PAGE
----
Connections of the nine-year-old had faced a difficult choice in the run up to the Festival, with dual-purpose performer Lady Buttons holding entries both in Tuesday’s mares’ race and the Queen Mother Champion Chase on Wednesday.
They eventually opted to try their luck over the smaller obstacles, but Catterick-based trainer Phil Kirby will now switch back to fences at the Grand National meeting.
He said: “She ran well enough, but obviously in hindsight now, we would probably have gone for the other race knowing what we know.
“There’s no regrets. We said we’d give her a chance and perhaps it didn’t quite work out, but she’s back in one piece and that’s the main thing.
“She will probably go to Aintree now – it was always the plan to go back over fences with her.”
Sceau Royal has options at Aintree and Sandown after giving Altior a run for his money in the Queen Mother Champion Chase at Cheltenham.
Alan King’s charge led at the final fence, only to be run out of it in the closing stages, finishing third.
Anthony Bromley, racing manager for owners Simon Munir and Isaac Souede, said: “He could go over two-and-a-half (miles) at Aintree or we may just wait and go for the Celebration Chase at Sandown, where we could have to take on Altior again.
“He is not the sort of horse that will do both.
“He will do one or the other and we will have to make a decision what we are going to do, but I will talk to Alan King first.”
Paul Nicholls has not ruled out giving Clan Des Obeaux the chance to add another Grade One victory to his name this season in the Betway Bowl at Aintree.
The 10-times champion trainer feels the extended three-mile-one-furlong contest on April 4 could offer this year’s King George VI Chase hero the perfect opportunity to get back to winning ways.
After backing up his Boxing Day success at Kempton in the rearranged Denman Chase at Ascot, the seven-year-old, having travelled well, had to settle for a creditable fifth place in the Cheltenham Gold Cup on Friday.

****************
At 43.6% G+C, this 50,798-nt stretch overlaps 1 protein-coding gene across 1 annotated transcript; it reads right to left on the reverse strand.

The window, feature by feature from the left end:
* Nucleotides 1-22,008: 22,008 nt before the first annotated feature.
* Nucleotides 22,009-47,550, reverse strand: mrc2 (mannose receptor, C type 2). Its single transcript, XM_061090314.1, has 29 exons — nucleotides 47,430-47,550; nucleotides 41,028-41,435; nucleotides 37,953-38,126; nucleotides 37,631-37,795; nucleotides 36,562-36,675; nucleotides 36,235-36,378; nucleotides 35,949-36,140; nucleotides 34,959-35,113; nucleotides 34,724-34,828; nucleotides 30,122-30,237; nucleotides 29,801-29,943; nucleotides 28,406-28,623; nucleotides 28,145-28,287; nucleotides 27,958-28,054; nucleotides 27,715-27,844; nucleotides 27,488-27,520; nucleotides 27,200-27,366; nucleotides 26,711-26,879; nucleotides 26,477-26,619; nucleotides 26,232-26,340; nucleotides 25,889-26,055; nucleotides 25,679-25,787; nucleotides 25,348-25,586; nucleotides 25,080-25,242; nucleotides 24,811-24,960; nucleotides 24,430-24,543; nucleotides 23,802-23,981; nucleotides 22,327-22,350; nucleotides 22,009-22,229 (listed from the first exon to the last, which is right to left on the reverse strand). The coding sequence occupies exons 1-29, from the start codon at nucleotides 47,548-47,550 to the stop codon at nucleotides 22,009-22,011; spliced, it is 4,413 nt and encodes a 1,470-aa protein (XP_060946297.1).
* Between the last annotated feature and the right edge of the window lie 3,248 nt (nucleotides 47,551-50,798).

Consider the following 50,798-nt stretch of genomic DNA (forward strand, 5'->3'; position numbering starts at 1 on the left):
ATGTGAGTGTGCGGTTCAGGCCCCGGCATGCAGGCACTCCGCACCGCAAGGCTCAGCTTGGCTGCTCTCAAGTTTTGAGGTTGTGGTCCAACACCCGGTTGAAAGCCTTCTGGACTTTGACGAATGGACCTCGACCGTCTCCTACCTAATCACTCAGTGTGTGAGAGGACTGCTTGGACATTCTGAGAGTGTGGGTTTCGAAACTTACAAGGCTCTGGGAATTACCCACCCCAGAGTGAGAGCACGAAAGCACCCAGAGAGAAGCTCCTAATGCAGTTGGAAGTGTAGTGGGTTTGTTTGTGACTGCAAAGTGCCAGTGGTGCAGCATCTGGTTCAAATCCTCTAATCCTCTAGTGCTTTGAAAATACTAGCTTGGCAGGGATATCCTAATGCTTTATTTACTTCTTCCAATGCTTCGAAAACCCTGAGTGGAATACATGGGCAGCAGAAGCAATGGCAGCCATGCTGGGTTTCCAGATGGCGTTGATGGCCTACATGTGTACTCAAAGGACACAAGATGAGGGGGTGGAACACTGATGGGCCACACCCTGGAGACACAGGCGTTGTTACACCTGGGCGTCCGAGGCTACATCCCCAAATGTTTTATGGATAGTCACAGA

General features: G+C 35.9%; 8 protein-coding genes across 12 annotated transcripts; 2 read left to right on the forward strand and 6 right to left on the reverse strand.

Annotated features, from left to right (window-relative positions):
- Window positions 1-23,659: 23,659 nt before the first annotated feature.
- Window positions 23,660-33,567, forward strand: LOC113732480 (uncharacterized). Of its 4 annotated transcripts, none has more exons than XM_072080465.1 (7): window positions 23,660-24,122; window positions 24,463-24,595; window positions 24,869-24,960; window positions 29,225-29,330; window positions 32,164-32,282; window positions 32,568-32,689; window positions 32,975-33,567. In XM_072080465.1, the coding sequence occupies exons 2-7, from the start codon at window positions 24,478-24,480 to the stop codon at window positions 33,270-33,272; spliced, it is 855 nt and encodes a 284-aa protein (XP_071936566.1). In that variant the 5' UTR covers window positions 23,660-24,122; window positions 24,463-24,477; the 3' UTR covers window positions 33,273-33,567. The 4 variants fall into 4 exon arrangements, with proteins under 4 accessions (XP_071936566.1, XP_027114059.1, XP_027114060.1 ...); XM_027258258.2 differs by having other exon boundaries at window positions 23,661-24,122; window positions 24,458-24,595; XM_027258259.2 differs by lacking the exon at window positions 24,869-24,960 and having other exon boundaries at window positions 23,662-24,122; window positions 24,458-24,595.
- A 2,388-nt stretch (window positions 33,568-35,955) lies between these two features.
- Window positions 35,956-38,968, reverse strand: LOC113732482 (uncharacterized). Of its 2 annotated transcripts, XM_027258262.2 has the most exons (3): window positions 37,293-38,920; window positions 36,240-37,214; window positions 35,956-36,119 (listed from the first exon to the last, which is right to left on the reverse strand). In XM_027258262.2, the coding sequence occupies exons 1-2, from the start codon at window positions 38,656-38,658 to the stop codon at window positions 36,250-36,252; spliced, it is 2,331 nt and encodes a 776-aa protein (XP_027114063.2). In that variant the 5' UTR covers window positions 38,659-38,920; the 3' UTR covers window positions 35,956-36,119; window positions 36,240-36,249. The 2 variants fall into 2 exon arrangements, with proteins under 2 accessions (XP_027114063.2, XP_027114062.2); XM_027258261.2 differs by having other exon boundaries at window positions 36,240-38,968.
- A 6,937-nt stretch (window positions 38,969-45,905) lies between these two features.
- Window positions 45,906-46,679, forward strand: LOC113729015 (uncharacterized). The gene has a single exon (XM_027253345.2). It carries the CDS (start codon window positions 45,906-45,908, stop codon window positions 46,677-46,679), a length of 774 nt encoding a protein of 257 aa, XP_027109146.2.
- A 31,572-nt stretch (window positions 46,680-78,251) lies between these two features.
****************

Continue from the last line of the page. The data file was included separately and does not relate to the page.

Nicholls said: “Clan Des Obeaux has come back fine. He just got outstayed from the back of the last.
“He could have done without that rain on the morning of the race as three and a quarter miles on that ground takes some getting, but he still ran a super race.
“We will let the dust settle, the Bowl at Aintree is a possibility as three-miles-one around Aintree on a flat track would suit him well, but I’ve just got to speak to the owners.”
Nicholls is contemplating drawing stumps for the season for his other top-level Festival winner, Ryanair Chase hero Frodon.
He said: “I will talk to Paul (Vogt) owner, but he has had five hard races this season and he might have just done enough.
“It was one of the most amazing reactions I’ve seen at the Festival when Frodon and Bryony (Frost) came back in. The improvement in that horse has been astonishing.
“It is one that will live long in the memory and it was great seeing them on the front pages of national papers. There are a lot of positives about, so let’s talk about them.”
Owner Philip Reynolds has confirmed Presenting Percy is likely to miss the rest of the season after returning lame following the Magners Cheltenham Gold Cup.
The Pat Kelly-trained eight-year-old had an unorthodox preparation for the blue riband, having not run over fences since sealing his second Festival success with a dominant display in the RSA Insurance Novices’ Chase last March.
Despite the doubts, the popular gelding was still sent off favourite for the Festival feature, but never threatened to land a telling blow and eventually finished a well-beaten eighth.
Reynolds said: “It certainly wasn’t his day.
“I’m not making any excuses for him, but he was found to be lame afterwards.
“It’s a bit early, so we’ll have him assessed this week and see. Fingers crossed it’s not too bad.
“Where that happened and how it happened, I’m not sure, but certainly he wasn’t the Presenting Percy that I know.”